The doctors Don Ullman consulted offered little hope. Decades earlier he’d been treated for cancer in his nasal cavity. Now it was back with a vengeance. “He was given three months to live, told to go home and write his will,” recalls Don’s wife Marilyn. That was before he found his way to UChicago. Here, radiation oncologist Daniel J. Haraf, MD, surgeon Elizabeth Blair, MD, and oncologist Victoria M. Villaflor, MD, administered intensive radiation to Don’s tumor along with chemotherapy. “Where others didn’t have a plan for saving his life, UChicago did,” says son Justin. The regimen gave Don, who passed away in 2013, four more years—time to welcome five grandchildren into the world.

The experience left a deep impression on the Ullmans. “We decided, ‘Let’s try to make a difference as a family,’” says Marilyn.

Earlier this year, Marilyn, Justin, his wife Diane Ullman, sister Suzanne Ullman Griffin and her husband Joe Griffin committed a substantial sum to the University of Chicago Medicine Comprehensive Cancer Center.

The gift will establish the Ullman Scholarship in Cancer Immunology and Ullman Fund in Cancer Immunology, supporting the University’s work in immunotherapy.

Immunotherapy recruits the immune system to fend off cancer as it would a virus. Hailed by Science in 2013 as the “breakthrough of the year,” it could be a game-changer—early immunotherapies have helped some patients with advanced cancers that defied other treatments. Under the aegis of professor of medicine and pathology Thomas F. Gajewski, the University has been a driving force behind this progress. Gajewski has made foundational contributions to understanding immune function and cancer. These include discoveries that could expand the pool of patients who benefit from immunotherapies.

The Ullmans are particularly enthused about the potential of immunotherapy to offer a gentler way to treat cancer. The therapy Don received afforded him precious time, but it was grueling—eventually leaving him blind.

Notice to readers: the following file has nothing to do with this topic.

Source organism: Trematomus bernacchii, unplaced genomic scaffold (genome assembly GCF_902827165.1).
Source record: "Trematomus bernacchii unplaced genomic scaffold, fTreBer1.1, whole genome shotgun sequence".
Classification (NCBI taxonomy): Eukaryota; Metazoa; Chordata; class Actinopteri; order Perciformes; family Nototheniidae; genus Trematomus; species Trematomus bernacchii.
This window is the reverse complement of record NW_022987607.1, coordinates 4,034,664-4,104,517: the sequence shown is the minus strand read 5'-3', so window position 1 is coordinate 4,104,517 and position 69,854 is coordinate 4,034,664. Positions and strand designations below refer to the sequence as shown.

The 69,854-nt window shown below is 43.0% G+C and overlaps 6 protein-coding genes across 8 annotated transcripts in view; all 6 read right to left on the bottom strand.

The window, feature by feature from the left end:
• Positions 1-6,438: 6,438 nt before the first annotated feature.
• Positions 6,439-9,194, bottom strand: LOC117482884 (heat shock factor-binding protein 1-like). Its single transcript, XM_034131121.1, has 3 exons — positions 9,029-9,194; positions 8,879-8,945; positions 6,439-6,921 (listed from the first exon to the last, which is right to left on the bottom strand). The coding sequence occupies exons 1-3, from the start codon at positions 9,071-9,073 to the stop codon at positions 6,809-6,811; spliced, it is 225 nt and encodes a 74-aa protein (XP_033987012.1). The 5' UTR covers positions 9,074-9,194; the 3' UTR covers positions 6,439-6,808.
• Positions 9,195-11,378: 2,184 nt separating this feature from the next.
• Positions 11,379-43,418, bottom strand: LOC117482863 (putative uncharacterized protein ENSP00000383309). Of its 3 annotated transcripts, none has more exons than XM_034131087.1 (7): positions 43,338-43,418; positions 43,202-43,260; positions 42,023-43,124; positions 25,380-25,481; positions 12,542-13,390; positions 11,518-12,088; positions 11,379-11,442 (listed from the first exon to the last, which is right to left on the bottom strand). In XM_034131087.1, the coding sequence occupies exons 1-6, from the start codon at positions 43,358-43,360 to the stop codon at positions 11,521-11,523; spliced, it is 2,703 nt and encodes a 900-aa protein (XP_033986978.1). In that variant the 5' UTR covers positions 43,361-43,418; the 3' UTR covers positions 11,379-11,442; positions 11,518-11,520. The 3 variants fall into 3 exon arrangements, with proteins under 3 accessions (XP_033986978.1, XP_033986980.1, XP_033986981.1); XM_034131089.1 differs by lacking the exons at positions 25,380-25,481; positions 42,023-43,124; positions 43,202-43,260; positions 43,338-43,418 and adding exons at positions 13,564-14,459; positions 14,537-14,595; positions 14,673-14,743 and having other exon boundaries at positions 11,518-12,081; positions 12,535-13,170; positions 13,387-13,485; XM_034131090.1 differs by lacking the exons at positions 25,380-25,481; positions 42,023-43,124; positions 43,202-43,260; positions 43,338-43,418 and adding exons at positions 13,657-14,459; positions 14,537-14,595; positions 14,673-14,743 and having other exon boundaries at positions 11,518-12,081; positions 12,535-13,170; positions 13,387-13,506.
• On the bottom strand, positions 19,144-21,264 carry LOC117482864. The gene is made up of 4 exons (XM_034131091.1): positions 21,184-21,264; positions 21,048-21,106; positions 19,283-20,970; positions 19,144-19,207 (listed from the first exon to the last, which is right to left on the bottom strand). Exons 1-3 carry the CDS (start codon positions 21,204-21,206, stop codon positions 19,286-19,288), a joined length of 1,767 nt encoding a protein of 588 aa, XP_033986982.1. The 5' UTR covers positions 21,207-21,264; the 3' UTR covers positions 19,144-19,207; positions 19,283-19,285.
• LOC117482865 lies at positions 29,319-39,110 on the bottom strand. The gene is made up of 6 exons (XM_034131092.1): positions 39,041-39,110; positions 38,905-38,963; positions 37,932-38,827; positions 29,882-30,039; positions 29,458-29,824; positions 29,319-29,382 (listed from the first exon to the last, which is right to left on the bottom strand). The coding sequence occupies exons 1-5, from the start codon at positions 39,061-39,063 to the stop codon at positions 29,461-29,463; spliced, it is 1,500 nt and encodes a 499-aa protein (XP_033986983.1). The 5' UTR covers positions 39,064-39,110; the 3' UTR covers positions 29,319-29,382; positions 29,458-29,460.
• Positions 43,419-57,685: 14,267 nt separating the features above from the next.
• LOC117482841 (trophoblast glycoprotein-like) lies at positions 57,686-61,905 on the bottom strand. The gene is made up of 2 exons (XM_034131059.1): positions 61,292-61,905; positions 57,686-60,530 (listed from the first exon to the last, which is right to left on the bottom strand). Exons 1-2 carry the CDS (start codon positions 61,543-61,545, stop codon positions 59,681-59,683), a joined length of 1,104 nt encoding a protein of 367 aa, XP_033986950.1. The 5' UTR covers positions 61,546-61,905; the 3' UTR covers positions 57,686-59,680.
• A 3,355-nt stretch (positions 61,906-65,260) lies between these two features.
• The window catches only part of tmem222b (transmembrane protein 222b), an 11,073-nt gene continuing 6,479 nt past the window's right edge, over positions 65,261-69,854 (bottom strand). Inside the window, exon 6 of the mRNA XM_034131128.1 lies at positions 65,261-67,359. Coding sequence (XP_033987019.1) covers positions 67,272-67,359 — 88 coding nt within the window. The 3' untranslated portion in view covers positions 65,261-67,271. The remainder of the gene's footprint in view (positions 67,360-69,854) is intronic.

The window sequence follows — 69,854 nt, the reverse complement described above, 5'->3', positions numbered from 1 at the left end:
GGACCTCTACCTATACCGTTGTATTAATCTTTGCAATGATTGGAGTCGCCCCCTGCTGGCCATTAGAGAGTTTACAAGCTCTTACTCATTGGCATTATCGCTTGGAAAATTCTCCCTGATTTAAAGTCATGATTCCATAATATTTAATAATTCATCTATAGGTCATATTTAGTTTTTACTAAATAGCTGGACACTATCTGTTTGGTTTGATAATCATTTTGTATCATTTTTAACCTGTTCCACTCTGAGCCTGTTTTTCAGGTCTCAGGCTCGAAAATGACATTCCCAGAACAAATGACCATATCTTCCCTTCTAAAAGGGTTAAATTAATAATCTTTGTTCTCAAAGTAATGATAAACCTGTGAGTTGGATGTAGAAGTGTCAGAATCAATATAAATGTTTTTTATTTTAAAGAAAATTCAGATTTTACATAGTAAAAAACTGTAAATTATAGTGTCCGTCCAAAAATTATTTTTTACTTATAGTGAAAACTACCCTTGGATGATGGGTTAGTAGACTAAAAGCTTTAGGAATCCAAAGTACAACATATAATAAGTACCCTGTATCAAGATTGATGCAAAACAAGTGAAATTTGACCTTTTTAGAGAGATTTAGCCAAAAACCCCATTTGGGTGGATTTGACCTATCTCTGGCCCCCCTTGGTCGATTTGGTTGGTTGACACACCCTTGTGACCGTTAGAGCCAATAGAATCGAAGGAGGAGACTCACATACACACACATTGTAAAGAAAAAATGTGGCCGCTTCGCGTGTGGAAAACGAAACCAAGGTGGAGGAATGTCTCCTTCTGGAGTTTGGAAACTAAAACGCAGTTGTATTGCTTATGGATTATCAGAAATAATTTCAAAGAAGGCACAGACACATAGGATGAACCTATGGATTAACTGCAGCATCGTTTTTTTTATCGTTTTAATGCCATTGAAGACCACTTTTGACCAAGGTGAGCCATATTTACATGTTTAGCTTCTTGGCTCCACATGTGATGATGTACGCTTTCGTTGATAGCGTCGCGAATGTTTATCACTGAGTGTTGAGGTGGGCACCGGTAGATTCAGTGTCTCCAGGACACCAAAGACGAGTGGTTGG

“Our family has seen how devastating the side effects of chemotherapy and radiation can be,” says Suzanne. “Immunotherapy offers a path to improve quality of life for cancer patients.”

For Justin, the gift is an extension of his long-standing advocacy for cancer research at UChicago through the University of Chicago Cancer Research Foundation (UCCRF). At 39, he is already a UCCRF veteran. Juggling his workload as CEO of RhinoDox, Justin joined the foundation’s Associates Board for young professionals in 2003, serving for four years as its president. Currently, he is secretary of the UCCRF Board of Trustees.

His father instilled the importance of philanthropy and service early on, he says.

“It’s challenging for people my age taking a shot at their careers and starting families to commit to philanthropy, but Dad taught me philanthropy is a responsibility; something we owe society. He did a lot of volunteer work and quietly put his efforts toward many great causes.”

It’s a commitment the Ullmans consider a hedge against future cancer deaths. “One in two men and one out of three women will get cancer,” says Justin. "I think about that when we gather as a family. Cancer has already taken too many loved ones from us.”

At the same time the family is quite particular about where it directs its support.

“UChicago is a world-class institution,” says Justin. “For us, this is a horse race and at the finish line is a cure; we’re betting on the University of Chicago to get us there.”

“The University is on the cusp of something really exciting with its work in immunotherapy,” adds Marilyn. “I’ve never been able to think that way about cancer before.”

July 2015